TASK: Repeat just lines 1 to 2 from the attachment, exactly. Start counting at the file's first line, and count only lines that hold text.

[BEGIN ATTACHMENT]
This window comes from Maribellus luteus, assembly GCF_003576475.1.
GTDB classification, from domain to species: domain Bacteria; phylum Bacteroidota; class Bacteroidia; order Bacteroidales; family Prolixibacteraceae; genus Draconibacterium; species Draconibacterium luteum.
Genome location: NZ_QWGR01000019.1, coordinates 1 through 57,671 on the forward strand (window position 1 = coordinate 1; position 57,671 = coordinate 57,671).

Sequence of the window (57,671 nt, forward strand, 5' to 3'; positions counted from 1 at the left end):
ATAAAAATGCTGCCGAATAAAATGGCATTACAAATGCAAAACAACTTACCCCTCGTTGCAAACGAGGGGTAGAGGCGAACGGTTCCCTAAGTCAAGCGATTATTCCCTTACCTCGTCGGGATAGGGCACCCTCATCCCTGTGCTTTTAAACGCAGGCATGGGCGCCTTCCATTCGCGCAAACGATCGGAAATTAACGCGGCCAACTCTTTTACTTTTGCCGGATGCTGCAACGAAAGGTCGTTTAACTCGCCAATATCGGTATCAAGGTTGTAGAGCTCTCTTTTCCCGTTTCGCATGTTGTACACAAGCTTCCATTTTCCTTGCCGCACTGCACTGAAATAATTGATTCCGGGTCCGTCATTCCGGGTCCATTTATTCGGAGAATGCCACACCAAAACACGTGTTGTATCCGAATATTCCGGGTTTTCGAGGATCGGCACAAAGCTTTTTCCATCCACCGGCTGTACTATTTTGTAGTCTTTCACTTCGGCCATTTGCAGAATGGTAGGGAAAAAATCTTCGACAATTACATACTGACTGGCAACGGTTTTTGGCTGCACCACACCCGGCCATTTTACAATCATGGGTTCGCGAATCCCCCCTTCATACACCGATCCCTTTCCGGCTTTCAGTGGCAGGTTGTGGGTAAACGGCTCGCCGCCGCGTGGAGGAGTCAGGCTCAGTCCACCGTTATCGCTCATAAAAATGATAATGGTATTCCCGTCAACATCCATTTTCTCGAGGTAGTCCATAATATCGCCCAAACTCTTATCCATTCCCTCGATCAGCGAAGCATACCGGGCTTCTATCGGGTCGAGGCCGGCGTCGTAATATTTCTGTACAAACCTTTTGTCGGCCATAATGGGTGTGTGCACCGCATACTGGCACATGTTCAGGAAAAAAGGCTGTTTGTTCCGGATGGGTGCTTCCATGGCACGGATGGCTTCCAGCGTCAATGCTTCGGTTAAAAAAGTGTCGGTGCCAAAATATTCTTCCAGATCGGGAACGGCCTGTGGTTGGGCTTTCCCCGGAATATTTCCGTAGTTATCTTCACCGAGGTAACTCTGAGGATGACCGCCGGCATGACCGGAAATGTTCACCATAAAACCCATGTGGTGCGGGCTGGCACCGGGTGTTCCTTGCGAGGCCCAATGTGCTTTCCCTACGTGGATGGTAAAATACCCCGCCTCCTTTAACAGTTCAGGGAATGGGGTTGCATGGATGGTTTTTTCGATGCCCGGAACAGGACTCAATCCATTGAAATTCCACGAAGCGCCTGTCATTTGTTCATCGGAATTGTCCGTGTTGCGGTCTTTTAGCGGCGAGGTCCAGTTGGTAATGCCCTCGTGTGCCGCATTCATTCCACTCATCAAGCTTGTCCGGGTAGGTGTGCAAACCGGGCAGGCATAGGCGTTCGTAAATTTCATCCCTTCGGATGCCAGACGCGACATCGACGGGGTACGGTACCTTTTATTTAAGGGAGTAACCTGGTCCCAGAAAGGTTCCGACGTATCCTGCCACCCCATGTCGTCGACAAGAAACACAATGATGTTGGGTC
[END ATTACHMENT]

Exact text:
This window comes from Maribellus luteus, assembly GCF_003576475.1.
GTDB classification, from domain to species: domain Bacteria; phylum Bacteroidota; class Bacteroidia; order Bacteroidales; family Prolixibacteraceae; genus Draconibacterium; species Draconibacterium luteum.